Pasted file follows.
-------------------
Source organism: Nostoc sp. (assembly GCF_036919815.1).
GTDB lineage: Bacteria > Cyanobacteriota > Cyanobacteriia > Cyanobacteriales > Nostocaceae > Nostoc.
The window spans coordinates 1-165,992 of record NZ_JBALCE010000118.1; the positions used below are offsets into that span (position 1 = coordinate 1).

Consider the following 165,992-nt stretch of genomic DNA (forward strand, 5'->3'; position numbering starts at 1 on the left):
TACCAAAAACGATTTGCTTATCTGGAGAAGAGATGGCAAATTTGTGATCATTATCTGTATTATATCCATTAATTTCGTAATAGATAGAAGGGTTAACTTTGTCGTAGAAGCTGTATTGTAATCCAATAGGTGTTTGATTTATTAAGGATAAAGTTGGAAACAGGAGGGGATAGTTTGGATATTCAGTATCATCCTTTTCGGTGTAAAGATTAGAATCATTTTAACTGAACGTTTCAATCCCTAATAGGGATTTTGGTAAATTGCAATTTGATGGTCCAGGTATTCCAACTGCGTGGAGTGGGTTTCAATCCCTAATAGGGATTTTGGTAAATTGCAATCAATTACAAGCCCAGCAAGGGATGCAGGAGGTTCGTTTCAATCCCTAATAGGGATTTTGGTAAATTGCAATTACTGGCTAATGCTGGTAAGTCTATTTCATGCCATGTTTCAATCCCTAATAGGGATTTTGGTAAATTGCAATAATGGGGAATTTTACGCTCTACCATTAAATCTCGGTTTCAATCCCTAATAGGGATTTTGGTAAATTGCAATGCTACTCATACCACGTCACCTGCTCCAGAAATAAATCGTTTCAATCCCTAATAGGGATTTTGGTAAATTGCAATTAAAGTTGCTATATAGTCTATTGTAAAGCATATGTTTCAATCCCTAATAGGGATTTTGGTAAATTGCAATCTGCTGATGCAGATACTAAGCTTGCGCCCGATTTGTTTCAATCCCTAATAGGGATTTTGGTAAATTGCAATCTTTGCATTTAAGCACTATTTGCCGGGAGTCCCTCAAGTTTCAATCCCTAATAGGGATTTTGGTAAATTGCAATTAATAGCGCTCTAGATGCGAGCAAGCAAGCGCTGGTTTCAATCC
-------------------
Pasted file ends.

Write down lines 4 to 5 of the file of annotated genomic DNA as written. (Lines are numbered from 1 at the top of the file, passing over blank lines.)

Consider the following 165,992-nt stretch of genomic DNA (forward strand, 5'->3'; position numbering starts at 1 on the left):
TACCAAAAACGATTTGCTTATCTGGAGAAGAGATGGCAAATTTGTGATCATTATCTGTATTATATCCATTAATTTCGTAATAGATAGAAGGGTTAACTTTGTCGTAGAAGCTGTATTGTAATCCAATAGGTGTTTGATTTATTAAGGATAAAGTTGGAAACAGGAGGGGATAGTTTGGATATTCAGTATCATCCTTTTCGGTGTAAAGATTAGAATCATTTTAACTGAACGTTTCAATCCCTAATAGGGATTTTGGTAAATTGCAATTTGATGGTCCAGGTATTCCAACTGCGTGGAGTGGGTTTCAATCCCTAATAGGGATTTTGGTAAATTGCAATCAATTACAAGCCCAGCAAGGGATGCAGGAGGTTCGTTTCAATCCCTAATAGGGATTTTGGTAAATTGCAATTACTGGCTAATGCTGGTAAGTCTATTTCATGCCATGTTTCAATCCCTAATAGGGATTTTGGTAAATTGCAATAATGGGGAATTTTACGCTCTACCATTAAATCTCGGTTTCAATCCCTAATAGGGATTTTGGTAAATTGCAATGCTACTCATACCACGTCACCTGCTCCAGAAATAAATCGTTTCAATCCCTAATAGGGATTTTGGTAAATTGCAATTAAAGTTGCTATATAGTCTATTGTAAAGCATATGTTTCAATCCCTAATAGGGATTTTGGTAAATTGCAATCTGCTGATGCAGATACTAAGCTTGCGCCCGATTTGTTTCAATCCCTAATAGGGATTTTGGTAAATTGCAATCTTTGCATTTAAGCACTATTTGCCGGGAGTCCCTCAAGTTTCAATCCCTAATAGGGATTTTGGTAAATTGCAATTAATAGCGCTCTAGATGCGAGCAAGCAAGCGCTGGTTTCAATCC